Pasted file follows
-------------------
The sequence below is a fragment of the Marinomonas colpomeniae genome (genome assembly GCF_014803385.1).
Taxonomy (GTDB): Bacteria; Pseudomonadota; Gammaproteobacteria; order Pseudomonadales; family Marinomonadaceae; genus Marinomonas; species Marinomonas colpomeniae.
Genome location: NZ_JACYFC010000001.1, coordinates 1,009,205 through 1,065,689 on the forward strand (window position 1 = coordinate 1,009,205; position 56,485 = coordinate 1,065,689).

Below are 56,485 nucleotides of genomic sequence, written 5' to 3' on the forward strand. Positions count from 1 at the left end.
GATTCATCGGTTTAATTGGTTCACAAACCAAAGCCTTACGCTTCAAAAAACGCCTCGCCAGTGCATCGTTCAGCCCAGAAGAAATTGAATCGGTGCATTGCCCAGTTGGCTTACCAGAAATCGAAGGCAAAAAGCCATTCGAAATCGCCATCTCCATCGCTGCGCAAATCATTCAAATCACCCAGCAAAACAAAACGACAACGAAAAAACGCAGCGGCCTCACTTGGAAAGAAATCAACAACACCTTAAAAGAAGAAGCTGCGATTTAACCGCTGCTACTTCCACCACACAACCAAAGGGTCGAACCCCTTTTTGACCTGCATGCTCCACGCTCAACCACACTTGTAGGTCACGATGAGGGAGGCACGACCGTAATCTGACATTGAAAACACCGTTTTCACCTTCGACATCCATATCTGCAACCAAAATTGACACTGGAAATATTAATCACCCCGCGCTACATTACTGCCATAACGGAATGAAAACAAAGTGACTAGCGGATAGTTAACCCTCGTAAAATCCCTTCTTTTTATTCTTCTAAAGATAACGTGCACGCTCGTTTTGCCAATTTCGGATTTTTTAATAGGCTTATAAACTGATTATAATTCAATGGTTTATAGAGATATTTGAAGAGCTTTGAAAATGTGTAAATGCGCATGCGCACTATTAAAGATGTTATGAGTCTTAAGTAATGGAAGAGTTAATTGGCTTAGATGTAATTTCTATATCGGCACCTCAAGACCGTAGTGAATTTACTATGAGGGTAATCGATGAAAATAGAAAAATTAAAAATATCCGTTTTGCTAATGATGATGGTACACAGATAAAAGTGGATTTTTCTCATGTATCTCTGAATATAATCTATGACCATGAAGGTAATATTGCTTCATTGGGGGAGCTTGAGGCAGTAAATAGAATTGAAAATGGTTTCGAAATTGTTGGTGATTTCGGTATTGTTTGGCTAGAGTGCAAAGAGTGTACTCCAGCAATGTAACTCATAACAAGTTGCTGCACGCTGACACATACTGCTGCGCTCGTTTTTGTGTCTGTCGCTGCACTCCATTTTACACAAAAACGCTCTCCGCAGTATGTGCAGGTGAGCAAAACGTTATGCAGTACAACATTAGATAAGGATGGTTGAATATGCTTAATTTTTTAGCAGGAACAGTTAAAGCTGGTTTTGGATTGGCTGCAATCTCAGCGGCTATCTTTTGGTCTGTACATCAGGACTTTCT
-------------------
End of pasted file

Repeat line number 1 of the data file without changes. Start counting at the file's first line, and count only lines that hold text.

The sequence below is a fragment of the Marinomonas colpomeniae genome (genome assembly GCF_014803385.1).